Charter schools do not redeem system

With responses ranging from great fanfare to angry outcry, the Chicago Board of Education approved seven out of 17 applications for new charter schools during its Jan. 22 meeting. The wave of charters may increase the number of classroom seats, but it won’t necessarily improve the system for all students.

In the wake of 47 neighborhood school closures in the summer of 2013, the district is facing overcrowding. With too many students and no place for them to go, the district drafted a plan to add more charter schools immediately after the August 2013 closures. While charter school students often score higher on standardized exams, starting new schools rather than improving existing ones seems to serve the city’s best interest, not the children’s.

Charter schools are publicly funded, but they are exempt from some of the regulations that apply to public schools because they are run by nonprofits or charitable organizations that sign contracts with the Chicago Public Schools system. The Chicago Teachers Union opposes building more charter schools because such a quick turnaround from the 47 closures seems to be an evasive measure against the CTU’s hiring negotiations, because new charters would not be required to hire back teachers who worked at the closed schools. CTU may be oversensitive, but it is on the right track—opening more schools is counterproductive when better solutions are available.

The 47 empty schools are in more convenient locations for students and many have supplies and existing infrastructure, as reported Sept. 23 by The Chronicle. The Board’s plan to erect brand new buildings is an enormous investment when the 47 closed school buildings could be rehabbed and reopened as charter schools, particularly considering CPS is entrenched in $1 billion in debt.

Charter schools may offer many students a better education than they might receive at the neighborhood public schools, but charters have limited seats, and a student’s admission hinges on his or her number being drawn in a lottery. The students who are not chosen must either attend public school or pay to enroll in a private academy, which many cannot afford to do—the 2011 tuition at the private Catholic schools in Chicago was $13,078, according to the Archdiocese of Chicago Catholic Schools. The children whose families cannot pay tuition must go to public schools, and while the education there is often equitable, the schools receive fewer resources. Because of the disparity, this system creates two classes of education, setting up some kids to succeed and others to fall below those who had access to better opportunities.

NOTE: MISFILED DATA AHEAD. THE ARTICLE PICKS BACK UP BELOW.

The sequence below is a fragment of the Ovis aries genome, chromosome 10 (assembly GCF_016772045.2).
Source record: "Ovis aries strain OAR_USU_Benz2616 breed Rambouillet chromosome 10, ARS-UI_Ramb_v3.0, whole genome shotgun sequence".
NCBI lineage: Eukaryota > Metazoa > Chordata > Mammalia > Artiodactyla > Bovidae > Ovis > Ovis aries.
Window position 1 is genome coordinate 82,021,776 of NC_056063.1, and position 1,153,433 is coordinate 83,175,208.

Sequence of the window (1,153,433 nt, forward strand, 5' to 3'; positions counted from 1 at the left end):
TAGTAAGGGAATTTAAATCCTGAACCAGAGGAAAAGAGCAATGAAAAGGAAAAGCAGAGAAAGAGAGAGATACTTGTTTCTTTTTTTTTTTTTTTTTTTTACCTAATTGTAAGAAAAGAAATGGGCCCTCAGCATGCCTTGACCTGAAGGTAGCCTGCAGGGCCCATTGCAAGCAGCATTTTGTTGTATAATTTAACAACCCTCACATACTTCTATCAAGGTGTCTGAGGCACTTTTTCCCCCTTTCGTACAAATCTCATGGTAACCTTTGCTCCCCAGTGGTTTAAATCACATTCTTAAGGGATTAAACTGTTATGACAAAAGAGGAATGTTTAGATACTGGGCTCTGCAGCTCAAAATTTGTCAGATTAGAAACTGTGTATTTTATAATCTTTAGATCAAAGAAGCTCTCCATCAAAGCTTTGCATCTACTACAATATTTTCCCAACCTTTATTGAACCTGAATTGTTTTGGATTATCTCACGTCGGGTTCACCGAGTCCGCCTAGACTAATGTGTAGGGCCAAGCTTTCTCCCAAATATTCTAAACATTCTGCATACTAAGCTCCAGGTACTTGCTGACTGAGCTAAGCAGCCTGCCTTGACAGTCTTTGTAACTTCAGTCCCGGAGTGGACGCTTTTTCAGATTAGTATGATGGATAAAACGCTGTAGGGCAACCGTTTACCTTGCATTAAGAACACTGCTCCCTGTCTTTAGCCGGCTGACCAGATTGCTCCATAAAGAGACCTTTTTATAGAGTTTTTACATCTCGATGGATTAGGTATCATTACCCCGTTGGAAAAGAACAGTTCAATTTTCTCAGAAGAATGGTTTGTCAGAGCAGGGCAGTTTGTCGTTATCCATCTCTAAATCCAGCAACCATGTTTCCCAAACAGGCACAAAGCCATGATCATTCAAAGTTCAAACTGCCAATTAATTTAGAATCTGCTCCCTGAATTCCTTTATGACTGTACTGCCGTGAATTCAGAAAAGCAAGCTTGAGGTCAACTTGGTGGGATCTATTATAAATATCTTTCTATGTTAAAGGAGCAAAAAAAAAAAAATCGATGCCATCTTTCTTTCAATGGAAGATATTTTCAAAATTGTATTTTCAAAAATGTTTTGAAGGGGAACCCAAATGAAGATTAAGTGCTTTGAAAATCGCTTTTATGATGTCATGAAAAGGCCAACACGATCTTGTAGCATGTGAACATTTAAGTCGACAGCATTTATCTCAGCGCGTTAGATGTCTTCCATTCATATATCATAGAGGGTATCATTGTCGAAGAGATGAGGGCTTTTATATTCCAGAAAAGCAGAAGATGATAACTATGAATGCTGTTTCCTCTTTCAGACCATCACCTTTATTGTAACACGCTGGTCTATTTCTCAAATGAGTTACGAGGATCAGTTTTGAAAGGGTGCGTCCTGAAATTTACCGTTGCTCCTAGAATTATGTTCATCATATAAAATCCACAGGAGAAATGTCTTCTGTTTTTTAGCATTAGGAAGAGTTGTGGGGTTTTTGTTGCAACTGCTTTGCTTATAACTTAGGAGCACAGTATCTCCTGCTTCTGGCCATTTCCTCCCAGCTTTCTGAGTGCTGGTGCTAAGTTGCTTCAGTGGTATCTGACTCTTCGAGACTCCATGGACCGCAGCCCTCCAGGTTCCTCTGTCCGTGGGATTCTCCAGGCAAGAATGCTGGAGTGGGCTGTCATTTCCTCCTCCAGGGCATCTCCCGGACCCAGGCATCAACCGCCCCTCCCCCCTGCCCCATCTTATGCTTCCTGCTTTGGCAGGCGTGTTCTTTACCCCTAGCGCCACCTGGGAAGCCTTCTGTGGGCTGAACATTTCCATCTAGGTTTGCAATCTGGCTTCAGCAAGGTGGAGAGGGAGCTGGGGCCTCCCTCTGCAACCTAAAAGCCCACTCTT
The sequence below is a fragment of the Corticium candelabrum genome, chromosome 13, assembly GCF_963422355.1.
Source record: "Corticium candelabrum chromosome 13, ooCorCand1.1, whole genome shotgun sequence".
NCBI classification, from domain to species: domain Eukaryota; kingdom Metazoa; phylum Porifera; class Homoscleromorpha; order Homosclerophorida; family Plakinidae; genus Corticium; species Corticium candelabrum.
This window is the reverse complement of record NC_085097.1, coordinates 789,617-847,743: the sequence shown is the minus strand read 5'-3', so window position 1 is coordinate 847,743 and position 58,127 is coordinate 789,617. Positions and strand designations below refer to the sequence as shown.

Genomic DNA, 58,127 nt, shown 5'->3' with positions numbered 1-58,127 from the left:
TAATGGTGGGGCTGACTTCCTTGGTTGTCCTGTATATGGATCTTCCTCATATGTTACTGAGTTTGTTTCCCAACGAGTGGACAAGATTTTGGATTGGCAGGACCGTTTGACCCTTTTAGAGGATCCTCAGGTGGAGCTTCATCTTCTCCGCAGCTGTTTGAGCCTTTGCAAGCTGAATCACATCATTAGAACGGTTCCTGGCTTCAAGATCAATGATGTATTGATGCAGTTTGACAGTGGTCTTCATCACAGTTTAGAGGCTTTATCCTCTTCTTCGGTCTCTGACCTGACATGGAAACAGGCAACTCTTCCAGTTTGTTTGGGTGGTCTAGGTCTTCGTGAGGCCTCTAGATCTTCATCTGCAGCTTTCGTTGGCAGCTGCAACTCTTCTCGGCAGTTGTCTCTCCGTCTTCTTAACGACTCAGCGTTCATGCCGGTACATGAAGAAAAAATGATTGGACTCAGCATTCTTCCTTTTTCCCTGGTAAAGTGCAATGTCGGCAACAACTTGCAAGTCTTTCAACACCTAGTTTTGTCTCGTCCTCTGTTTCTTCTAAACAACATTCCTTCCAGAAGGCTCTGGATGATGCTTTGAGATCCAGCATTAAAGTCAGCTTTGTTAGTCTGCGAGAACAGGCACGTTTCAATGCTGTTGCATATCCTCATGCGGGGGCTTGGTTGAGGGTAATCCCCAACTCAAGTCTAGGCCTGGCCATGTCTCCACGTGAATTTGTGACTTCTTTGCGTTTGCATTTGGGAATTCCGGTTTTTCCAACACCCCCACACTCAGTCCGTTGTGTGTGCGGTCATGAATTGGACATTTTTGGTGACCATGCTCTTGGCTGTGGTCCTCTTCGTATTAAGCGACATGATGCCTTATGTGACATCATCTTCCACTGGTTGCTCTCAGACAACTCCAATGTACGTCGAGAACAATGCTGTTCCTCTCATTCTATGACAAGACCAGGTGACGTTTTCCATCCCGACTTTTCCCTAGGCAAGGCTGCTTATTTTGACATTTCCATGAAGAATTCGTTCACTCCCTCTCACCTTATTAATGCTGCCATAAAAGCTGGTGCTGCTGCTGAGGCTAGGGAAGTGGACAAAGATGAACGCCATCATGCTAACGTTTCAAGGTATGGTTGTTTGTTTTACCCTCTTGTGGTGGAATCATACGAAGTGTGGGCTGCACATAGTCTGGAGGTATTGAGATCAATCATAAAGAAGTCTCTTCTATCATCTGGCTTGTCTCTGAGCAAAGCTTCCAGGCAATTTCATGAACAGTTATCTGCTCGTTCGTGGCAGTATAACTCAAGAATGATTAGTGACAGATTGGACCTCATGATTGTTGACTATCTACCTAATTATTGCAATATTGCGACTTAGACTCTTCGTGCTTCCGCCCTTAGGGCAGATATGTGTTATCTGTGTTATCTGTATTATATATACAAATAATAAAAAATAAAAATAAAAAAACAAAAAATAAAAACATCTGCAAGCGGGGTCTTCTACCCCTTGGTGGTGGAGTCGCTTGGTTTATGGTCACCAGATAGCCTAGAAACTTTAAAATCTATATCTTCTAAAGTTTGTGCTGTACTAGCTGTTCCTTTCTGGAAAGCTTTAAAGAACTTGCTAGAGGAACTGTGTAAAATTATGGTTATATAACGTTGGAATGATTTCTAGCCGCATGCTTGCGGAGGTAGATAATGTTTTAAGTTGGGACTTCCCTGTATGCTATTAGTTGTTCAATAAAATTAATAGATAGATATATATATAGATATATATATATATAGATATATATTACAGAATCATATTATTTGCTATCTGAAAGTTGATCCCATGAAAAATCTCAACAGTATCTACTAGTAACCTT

Adding more charter schools to the city’s system may seem like an attempt to equalize education, but every family wants their children to attend the school with the most resources to help them succeed, which, in Chicago, often means one of the charter schools. Unless the entire CPS system improves its resource allocation and information to equal those of the charter schools, there will always be education disparity. Instead of building more charter schools, the Board of Education should step back, reevaluate resources and devise a plan to make education in all schools equal.

Reopening some of the shuttered buildings would ease public anger toward the closures and save the district money. The money saved on additional charter schools could instead go to new textbooks and other learning materials, which the district desperately needs.

The Chicago Board of Education seems to favor a philosophy of tossing everything out the window and starting over rather than trying to repair an ailing school system, but its system is not made of machinery. Experimenting with children’s educations can permanently damage the future of the city and its children.